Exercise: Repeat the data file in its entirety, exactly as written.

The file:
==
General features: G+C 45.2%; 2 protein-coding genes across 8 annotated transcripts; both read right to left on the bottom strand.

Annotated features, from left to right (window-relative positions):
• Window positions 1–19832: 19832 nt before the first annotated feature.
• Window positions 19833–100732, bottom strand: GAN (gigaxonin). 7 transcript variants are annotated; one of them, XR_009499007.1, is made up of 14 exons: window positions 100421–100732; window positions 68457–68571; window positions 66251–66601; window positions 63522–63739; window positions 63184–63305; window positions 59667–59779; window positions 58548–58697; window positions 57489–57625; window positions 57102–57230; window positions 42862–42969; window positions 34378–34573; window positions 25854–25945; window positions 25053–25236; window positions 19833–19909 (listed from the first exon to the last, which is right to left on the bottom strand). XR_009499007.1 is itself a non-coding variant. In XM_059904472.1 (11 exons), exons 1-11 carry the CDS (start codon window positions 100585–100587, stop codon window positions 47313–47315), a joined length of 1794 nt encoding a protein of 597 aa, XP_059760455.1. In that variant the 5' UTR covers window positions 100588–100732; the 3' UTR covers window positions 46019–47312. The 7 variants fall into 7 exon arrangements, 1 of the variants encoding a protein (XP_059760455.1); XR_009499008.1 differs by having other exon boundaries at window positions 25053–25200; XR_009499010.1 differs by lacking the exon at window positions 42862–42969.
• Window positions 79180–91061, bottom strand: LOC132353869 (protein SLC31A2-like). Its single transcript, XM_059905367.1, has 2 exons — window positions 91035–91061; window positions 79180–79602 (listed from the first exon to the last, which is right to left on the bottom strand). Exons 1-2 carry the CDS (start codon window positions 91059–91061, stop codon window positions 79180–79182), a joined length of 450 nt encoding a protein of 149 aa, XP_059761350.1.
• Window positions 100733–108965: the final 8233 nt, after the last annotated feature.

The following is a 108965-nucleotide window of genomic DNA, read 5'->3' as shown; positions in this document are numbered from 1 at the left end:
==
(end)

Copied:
General features: G+C 45.2%; 2 protein-coding genes across 8 annotated transcripts; both read right to left on the bottom strand.

Annotated features, from left to right (window-relative positions):
• Window positions 1–19832: 19832 nt before the first annotated feature.
• Window positions 19833–100732, bottom strand: GAN (gigaxonin). 7 transcript variants are annotated; one of them, XR_009499007.1, is made up of 14 exons: window positions 100421–100732; window positions 68457–68571; window positions 66251–66601; window positions 63522–63739; window positions 63184–63305; window positions 59667–59779; window positions 58548–58697; window positions 57489–57625; window positions 57102–57230; window positions 42862–42969; window positions 34378–34573; window positions 25854–25945; window positions 25053–25236; window positions 19833–19909 (listed from the first exon to the last, which is right to left on the bottom strand). XR_009499007.1 is itself a non-coding variant. In XM_059904472.1 (11 exons), exons 1-11 carry the CDS (start codon window positions 100585–100587, stop codon window positions 47313–47315), a joined length of 1794 nt encoding a protein of 597 aa, XP_059760455.1. In that variant the 5' UTR covers window positions 100588–100732; the 3' UTR covers window positions 46019–47312. The 7 variants fall into 7 exon arrangements, 1 of the variants encoding a protein (XP_059760455.1); XR_009499008.1 differs by having other exon boundaries at window positions 25053–25200; XR_009499010.1 differs by lacking the exon at window positions 42862–42969.
• Window positions 79180–91061, bottom strand: LOC132353869 (protein SLC31A2-like). Its single transcript, XM_059905367.1, has 2 exons — window positions 91035–91061; window positions 79180–79602 (listed from the first exon to the last, which is right to left on the bottom strand). Exons 1-2 carry the CDS (start codon window positions 91059–91061, stop codon window positions 79180–79182), a joined length of 450 nt encoding a protein of 149 aa, XP_059761350.1.
• Window positions 100733–108965: the final 8233 nt, after the last annotated feature.

The following is a 108965-nucleotide window of genomic DNA, read 5'->3' as shown; positions in this document are numbered from 1 at the left end: